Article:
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Creme Brulee - Not Suitable for Take-Out, and the Custard Must Remain Cold

f
FlavoursGal Nov 4, 2006 09:31 PM

This discussion began on the Toronto/Ontario Board. In short, a few of us would like to inform the world that creme brulee should never be eaten unless it's been freshly brulee'd. Once brulee'd, it does not hold well; the crackly top becomes wet and soft. Prepared foods stores, please take note!

When you get it in a restaurant, the custard should be cold, not warm. If you make it at home (which you can, without a blowtorch), you can broil the sugar in the oven - just make sure to place the custard dishes into a pan containing ice and water (an ice bath) before placing in the oven. This ensures that the custard remains cold while the top is browning.

  1. rworange Nov 4, 2006 09:33 PM

    I don't know. Whole Foods in SF makes a nice take-out creme brulee.

    1. l
      laur76 Nov 4, 2006 09:36 PM

      YOU GO FLAVOURS GAL!!! Someone had to say it!

      1 Reply
      1. re: laur76
        bryan Nov 5, 2006 07:32 PM

        I'm totally with you on this one. Warm custard...bleh.

      2. LindaWhit Nov 4, 2006 09:56 PM

        Well, I don't like the custard to be "cold" - I prefer it cool with the warm crackly top. I definitely don't like warm custard, but cold (i.e. cold out of the refrigerator) is not to my taste.

        3 Replies
        1. re: LindaWhit
          b
          Blueicus Nov 4, 2006 10:29 PM

          I've said this before (but it wasn't in the right board), but a perfectly velvety brulee will turn into a puddle-like mess if warmed too far. If it still keeps its shape well in extreme warmth, there's something wrong with it.

          1. re: Blueicus
            LindaWhit Nov 4, 2006 11:29 PM

            Exactly. There is a restaurant in the Boston area that I frequent a lot, and I got the creme brulee once, and it was soup. That was one of my few "send backs", and I haven't gotten it since.

          2. re: LindaWhit
            a
            Atahualpa Nov 6, 2006 03:32 AM

            Thank you! I'm even further down the line as I'd rather risk too warm than get stone cold!

            When I make it at home I prefer not to use a blow-torch because I like it fresh from the fridge into a hot oven WITHOUT any icebath and then served straight-away. The custard should be fully cold on the bottom and warmed up to just below becoming liquid on top. I use 8oz ramekins. If you use the traditional shallow oval dishes then you'd have to use an icebath or blow-torch.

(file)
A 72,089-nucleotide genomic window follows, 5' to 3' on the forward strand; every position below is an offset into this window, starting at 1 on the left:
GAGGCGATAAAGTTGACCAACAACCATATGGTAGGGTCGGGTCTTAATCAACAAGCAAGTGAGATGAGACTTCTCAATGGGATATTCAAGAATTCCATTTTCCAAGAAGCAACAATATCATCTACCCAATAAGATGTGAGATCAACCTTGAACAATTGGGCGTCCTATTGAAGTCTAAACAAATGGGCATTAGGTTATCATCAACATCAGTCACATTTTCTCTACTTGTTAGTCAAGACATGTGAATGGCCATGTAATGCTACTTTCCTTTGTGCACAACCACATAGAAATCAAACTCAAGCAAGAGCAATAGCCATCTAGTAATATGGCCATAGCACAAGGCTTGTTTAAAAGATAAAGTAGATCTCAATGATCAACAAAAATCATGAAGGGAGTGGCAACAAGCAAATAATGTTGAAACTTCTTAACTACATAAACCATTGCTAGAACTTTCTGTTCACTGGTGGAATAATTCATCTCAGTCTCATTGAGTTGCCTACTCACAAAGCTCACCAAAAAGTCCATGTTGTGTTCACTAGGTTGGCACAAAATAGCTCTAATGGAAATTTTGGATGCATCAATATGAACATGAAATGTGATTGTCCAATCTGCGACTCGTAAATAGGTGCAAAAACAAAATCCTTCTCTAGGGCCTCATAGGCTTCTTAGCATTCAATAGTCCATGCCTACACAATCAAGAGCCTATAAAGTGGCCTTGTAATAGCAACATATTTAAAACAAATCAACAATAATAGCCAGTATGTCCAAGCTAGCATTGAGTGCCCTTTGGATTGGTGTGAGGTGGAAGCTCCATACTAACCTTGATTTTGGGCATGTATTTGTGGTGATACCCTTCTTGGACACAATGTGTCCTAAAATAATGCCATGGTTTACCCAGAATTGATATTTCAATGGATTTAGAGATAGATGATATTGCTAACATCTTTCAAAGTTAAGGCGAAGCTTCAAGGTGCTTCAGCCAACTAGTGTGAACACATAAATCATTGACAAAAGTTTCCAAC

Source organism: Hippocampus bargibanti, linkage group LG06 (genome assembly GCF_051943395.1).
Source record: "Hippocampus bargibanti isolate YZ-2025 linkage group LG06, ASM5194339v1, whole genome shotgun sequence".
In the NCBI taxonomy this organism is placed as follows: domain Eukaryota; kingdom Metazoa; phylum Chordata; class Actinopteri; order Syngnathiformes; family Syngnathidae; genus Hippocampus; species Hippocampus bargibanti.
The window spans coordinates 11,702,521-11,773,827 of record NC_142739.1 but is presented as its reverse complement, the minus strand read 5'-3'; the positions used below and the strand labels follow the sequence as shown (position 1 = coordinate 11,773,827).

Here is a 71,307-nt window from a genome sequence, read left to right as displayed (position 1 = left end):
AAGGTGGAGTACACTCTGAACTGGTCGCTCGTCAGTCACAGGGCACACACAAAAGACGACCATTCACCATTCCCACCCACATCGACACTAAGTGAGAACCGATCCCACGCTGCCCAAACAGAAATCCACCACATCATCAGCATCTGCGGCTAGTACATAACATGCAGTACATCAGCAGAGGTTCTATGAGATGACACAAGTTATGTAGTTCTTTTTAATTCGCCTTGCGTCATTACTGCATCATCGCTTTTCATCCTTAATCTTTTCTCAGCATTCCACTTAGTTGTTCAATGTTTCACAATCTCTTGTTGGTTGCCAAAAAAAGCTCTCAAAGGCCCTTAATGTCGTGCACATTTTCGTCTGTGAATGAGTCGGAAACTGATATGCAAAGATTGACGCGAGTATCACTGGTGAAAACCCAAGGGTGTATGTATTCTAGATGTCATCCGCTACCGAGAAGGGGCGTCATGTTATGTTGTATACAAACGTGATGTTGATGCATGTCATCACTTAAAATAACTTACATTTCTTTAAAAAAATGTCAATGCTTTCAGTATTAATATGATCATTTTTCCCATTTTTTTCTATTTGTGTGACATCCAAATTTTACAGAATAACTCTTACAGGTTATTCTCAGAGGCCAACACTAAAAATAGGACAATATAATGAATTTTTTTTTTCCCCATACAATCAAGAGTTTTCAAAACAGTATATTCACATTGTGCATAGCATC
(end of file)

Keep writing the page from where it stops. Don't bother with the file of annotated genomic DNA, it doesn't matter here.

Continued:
Also, the world needs to be informed that too firm is just as bad as too liquidy. The custard needs a fair bit of give and softness in the centre.

          3. sivyaleah Nov 5, 2006 04:28 PM

            This is a pet peeve with my husband and I. We're always critiquing brulees and I totally agree with Flavoursgal on this. Custard must be cold, and there best be a hard "crack" on top. I'm rather grossed out if it is served warm.

            1. chef chicklet Nov 5, 2006 06:11 PM

              I recentl ordered a creme brulee at Prima's in Walnut Creek CA. What a disappointment, I guess given the time of year, it was a pumpkin brulee, I should of known better but I LOVE brulee. My complaint, is that it was dry, and that the dish they used too shallow. I feel it that it is so important to use the correct dish. At least they could of filled the dish with the brulee a little closer to the top, maybe that would of been better. It was not creamy or rich at all. Blah.
              Sometimes the coldness will detract from the taste for me. Just me...

              2 Replies
              1. re: chef chicklet
                babette feasts Nov 5, 2006 10:51 PM

                Too shallow? Traditional creme brulee dishes are an inch or less deep. How deep was the dish they used, and what do you consider correct?

                1. re: babette feasts
                  chef chicklet Nov 5, 2006 11:08 PM

                  I apoliogize, the dish was probably correct, they did not fill it properly. I've ordered a lot of creme brulee to know that it was not the usual, plus the pumpkin in it was a turnoff for me.
                  I would say for creme brulee that I do not prefer the oval dish which is what they used. Might of been just a measurement thing.

              2. a
                aac610 Nov 5, 2006 10:57 PM

                I think that creme brulee is a safe item to have on a dessert menu, but I have to know, when will we done with creme brulee??

                2 Replies
                1. re: aac610
                  babette feasts Nov 6, 2006 03:06 AM

                  Oh, 5 or 10 years after we're done with molten center chocolate cake!

                  1. re: babette feasts
                    Covert Ops Nov 6, 2006 05:12 PM

                    Oh, I hope we're NEVER done wtih molten center chocolate cake!!! :-D

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